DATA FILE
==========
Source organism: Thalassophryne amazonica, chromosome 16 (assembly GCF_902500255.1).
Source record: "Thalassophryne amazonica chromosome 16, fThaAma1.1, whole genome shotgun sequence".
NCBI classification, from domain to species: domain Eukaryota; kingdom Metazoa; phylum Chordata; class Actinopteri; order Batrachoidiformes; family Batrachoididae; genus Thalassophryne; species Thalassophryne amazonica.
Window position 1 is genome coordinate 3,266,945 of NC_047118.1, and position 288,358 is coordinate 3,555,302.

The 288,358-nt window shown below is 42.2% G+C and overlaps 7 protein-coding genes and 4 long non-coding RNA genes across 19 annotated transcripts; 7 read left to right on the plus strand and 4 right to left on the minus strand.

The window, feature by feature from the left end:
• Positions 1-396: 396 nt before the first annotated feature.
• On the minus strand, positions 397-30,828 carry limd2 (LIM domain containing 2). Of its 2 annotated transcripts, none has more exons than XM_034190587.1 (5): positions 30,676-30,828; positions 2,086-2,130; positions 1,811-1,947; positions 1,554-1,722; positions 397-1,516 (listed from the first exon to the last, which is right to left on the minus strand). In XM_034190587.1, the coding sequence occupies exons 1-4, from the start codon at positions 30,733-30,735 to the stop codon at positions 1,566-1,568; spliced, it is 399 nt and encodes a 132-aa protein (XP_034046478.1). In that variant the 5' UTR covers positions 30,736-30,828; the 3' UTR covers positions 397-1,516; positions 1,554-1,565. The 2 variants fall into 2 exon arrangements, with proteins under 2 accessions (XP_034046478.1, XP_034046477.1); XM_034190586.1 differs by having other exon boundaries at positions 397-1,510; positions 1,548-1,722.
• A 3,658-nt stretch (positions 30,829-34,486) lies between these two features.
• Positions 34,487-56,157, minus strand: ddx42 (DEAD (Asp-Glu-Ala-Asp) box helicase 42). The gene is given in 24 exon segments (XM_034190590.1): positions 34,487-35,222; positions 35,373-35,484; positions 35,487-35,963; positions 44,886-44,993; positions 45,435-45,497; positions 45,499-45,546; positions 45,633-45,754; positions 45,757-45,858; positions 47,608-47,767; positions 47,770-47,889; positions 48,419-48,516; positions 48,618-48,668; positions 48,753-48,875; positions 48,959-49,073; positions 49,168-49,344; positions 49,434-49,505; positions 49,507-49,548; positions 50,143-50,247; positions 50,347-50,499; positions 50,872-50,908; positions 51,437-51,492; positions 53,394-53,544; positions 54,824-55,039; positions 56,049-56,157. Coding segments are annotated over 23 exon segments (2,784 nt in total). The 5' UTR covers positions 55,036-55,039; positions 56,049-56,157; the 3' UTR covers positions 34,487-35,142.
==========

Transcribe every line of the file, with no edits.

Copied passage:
Source organism: Thalassophryne amazonica, chromosome 16 (assembly GCF_902500255.1).
Source record: "Thalassophryne amazonica chromosome 16, fThaAma1.1, whole genome shotgun sequence".
NCBI classification, from domain to species: domain Eukaryota; kingdom Metazoa; phylum Chordata; class Actinopteri; order Batrachoidiformes; family Batrachoididae; genus Thalassophryne; species Thalassophryne amazonica.
Window position 1 is genome coordinate 3,266,945 of NC_047118.1, and position 288,358 is coordinate 3,555,302.

The 288,358-nt window shown below is 42.2% G+C and overlaps 7 protein-coding genes and 4 long non-coding RNA genes across 19 annotated transcripts; 7 read left to right on the plus strand and 4 right to left on the minus strand.

The window, feature by feature from the left end:
• Positions 1-396: 396 nt before the first annotated feature.
• On the minus strand, positions 397-30,828 carry limd2 (LIM domain containing 2). Of its 2 annotated transcripts, none has more exons than XM_034190587.1 (5): positions 30,676-30,828; positions 2,086-2,130; positions 1,811-1,947; positions 1,554-1,722; positions 397-1,516 (listed from the first exon to the last, which is right to left on the minus strand). In XM_034190587.1, the coding sequence occupies exons 1-4, from the start codon at positions 30,733-30,735 to the stop codon at positions 1,566-1,568; spliced, it is 399 nt and encodes a 132-aa protein (XP_034046478.1). In that variant the 5' UTR covers positions 30,736-30,828; the 3' UTR covers positions 397-1,516; positions 1,554-1,565. The 2 variants fall into 2 exon arrangements, with proteins under 2 accessions (XP_034046478.1, XP_034046477.1); XM_034190586.1 differs by having other exon boundaries at positions 397-1,510; positions 1,548-1,722.
• A 3,658-nt stretch (positions 30,829-34,486) lies between these two features.
• Positions 34,487-56,157, minus strand: ddx42 (DEAD (Asp-Glu-Ala-Asp) box helicase 42). The gene is given in 24 exon segments (XM_034190590.1): positions 34,487-35,222; positions 35,373-35,484; positions 35,487-35,963; positions 44,886-44,993; positions 45,435-45,497; positions 45,499-45,546; positions 45,633-45,754; positions 45,757-45,858; positions 47,608-47,767; positions 47,770-47,889; positions 48,419-48,516; positions 48,618-48,668; positions 48,753-48,875; positions 48,959-49,073; positions 49,168-49,344; positions 49,434-49,505; positions 49,507-49,548; positions 50,143-50,247; positions 50,347-50,499; positions 50,872-50,908; positions 51,437-51,492; positions 53,394-53,544; positions 54,824-55,039; positions 56,049-56,157. Coding segments are annotated over 23 exon segments (2,784 nt in total). The 5' UTR covers positions 55,036-55,039; positions 56,049-56,157; the 3' UTR covers positions 34,487-35,142.